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Jenell Paris’ post this week introduces a new book for which she wrote the introduction

Christian colleges and universities vary one from another, but share a central commitment to Christ, and to teaching students in a “Christ-animated” manner. As an anthropologist, I rely on interdisciplinary study to deepen my knowledge of Scripture so that I can come to my subject of expertise with biblical and theological knowledge that is suited to a college setting. The newly published Spiritual Practices of Jesus is a wonderful resource that I can apply in teaching students about the anthropology of politics, power and authority, and religion.

Cathy Wright shows how the Lukan account of Jesus sits within its cultural context, including comparisons with ancient literature. She explains how Luke’s first readers likely would have interpreted Jesus’ teachings, and then explores the implications for today’s readers. Along with me, my students will likely be inspired by her encouragement that we become people who listen “for the direction of God in the silence of their lives, who are as dependent on God as on air, for whom divine engagement is not a cause for astonishment but a natural outcome of a life spent in intimate friendship with God” (188).

The following excerpt from pages 183-184 concludes the scholarly exposition of Luke’s literary world, and summarizes the Lukan account of Jesus’ teachings.

Luke’s narrative intends not only to inform but also to transform. Luke’s intended readers would have known that the best form of government was to have a virtuous ruler who ruled through personal example. Such a leader would be able to effect virtue in others. Luke’s readers, knowing that philosophy was a lifestyle more than a set of theories, would have expected their ideal teachers to be models of virtue. Even if few individuals actually met the ideal, Luke’s intended audience was familiar with it. They may have known stories of ideal kings and philosophers who had such a union with the gods that their lifestyles were powerful models of virtue for others. They would have recognized the unity of life and teaching as a mark of an ideal philosopher-king and knew that such an individual actually had the power to save others by the power of example.

Luke clearly presents Jesus as one who has a perfect unity of life and teachings. Luke describes his Gospel as a story of “all that Jesus did and taught” (Acts 1:1). Specifically, in each of the three areas of simplicity, humility, and prayer, Luke emphasizes the unity of Jesus’ words and deeds. Jesus teaches his disciples to place their security in God (Lk 12:28) and abandon themselves to the kingdom (Lk 12:32) with no worries for the future (Lk 12:29). The wealthy must exercise generous benefaction (Lk 12:33). Jesus himself has no place to lay his head (Lk 9:58) but must himself depend on God’s provision (Lk 6:1; 9:13; 10:4-5). With no wealth to give, Jesus devotes his life to bestowing freely the treasure of the kingdom (Lk 12:32). Jesus has sharp criticism for religious leaders whose live are fueled by pride (Lk 20:45-48) and even his self-seeking disciples (Lk 9:46-50; 22:26). He himself is actually worthy of all honor but still rejects the praises of others (Lk 11:27-28; 18:18-19) and models servant leadership for his disciples (Lk 22:27). Jesus’ teaching about prayer is rooted in his own prayer practices. Jesus instructs his disciples about the necessity of prayer for their successful participation in the kingdom, depicting a God who is both generous and faithful to answer their requests (Lk 11:1-13; 18:1-8). Jesus himself prays constantly (Lk 9:18; 22:39) and before the critical moments of his ministry (Lk 4:14; 6:12; 9:28-29; 22:39), seeking the will of God and spiritual strength (Lk 22:39-46).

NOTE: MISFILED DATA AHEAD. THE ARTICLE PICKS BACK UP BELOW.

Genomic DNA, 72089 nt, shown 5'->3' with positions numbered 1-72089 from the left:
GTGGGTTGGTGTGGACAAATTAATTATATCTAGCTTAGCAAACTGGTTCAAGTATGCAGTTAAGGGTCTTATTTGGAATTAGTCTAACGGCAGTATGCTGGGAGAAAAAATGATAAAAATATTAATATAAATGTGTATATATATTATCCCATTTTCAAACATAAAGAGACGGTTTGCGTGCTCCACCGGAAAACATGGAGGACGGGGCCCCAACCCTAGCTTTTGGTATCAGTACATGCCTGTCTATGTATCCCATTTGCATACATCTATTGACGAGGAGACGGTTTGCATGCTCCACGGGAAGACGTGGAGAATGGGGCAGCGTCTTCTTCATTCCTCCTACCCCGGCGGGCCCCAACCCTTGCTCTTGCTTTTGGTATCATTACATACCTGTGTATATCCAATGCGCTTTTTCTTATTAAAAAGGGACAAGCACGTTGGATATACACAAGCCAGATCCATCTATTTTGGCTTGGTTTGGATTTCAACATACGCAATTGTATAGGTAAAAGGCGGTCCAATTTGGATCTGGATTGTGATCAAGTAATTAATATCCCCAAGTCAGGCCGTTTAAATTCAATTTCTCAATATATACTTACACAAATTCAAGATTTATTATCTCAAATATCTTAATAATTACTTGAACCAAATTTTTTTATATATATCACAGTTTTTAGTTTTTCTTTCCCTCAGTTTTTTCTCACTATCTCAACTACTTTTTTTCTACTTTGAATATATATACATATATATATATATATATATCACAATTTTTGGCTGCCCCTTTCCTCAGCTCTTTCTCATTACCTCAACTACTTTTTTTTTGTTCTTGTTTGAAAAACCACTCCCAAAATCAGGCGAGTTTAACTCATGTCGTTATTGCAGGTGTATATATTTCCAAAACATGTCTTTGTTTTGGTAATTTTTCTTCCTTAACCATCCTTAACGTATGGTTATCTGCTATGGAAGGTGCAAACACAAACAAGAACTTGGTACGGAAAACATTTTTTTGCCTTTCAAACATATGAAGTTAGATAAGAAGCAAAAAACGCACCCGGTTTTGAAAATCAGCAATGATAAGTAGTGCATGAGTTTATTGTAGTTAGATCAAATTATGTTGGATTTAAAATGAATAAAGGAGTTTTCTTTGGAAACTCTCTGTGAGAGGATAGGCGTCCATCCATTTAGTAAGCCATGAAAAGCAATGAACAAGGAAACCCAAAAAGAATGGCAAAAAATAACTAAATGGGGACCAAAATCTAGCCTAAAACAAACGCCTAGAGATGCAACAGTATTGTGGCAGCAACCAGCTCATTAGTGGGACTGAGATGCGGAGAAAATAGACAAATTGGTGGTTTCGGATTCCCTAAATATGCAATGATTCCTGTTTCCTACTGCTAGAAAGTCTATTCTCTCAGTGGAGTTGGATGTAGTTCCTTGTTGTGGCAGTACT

Luke’s intended readers would have likely recognized in Jesus the marks of an ideal hero. Because of this, they would have responded to Luke’s portrait of Jesus with a recognition of the formative power of Jesus’ example in the areas of simplicity, humility, and prayer. Their attitudes and expectations for the text would have likely differed greatly from those of many contemporary academic readers of Luke who may approach the text as an object to be mined for information. Instead, they would have approached Luke’s Gospel with an expectation to be transformed through their encounter with Jesus.”

This scholarship might spark further biblical or theological study in classes within those disciplines. In others, such as my social science classes, there are abundant opportunities to bridge disciplines in both analysis and application. The value of simplicity challenges modernity, in capitalism’s systemic orientation to progress and profit. Certainly, individuals can choose simplicity at the level of household, but how could this value influence economic policy, national economy, or globalization? Humility brings a counter-value to public discourse, social media, and professional self-promotion. How can we be in the world and not of it, building careers and participating fully in our communications context, but with a sense of identity and value based in Christ, and not in brands, likes, resumes, and wealth? Prayer offers a radical space of grounding and re-grounding of the self in a chaotic world. In the face of social change, chaos, and distraction, we can learn to begin with prayer, and from that quiet center, begin to engage the world.

Excerpt from Wright, Cathy (2020) Spiritual Practices of Jesus: Learning Simplicity, Humility, and Prayer with Luke’s Earliest Readers (Downers Grove, IL: IVP).

Jenell Paris

Messiah University
Jenell Paris, Ph.D., is Professor of Anthropology and Sociology at Messiah University in Grantham, PA.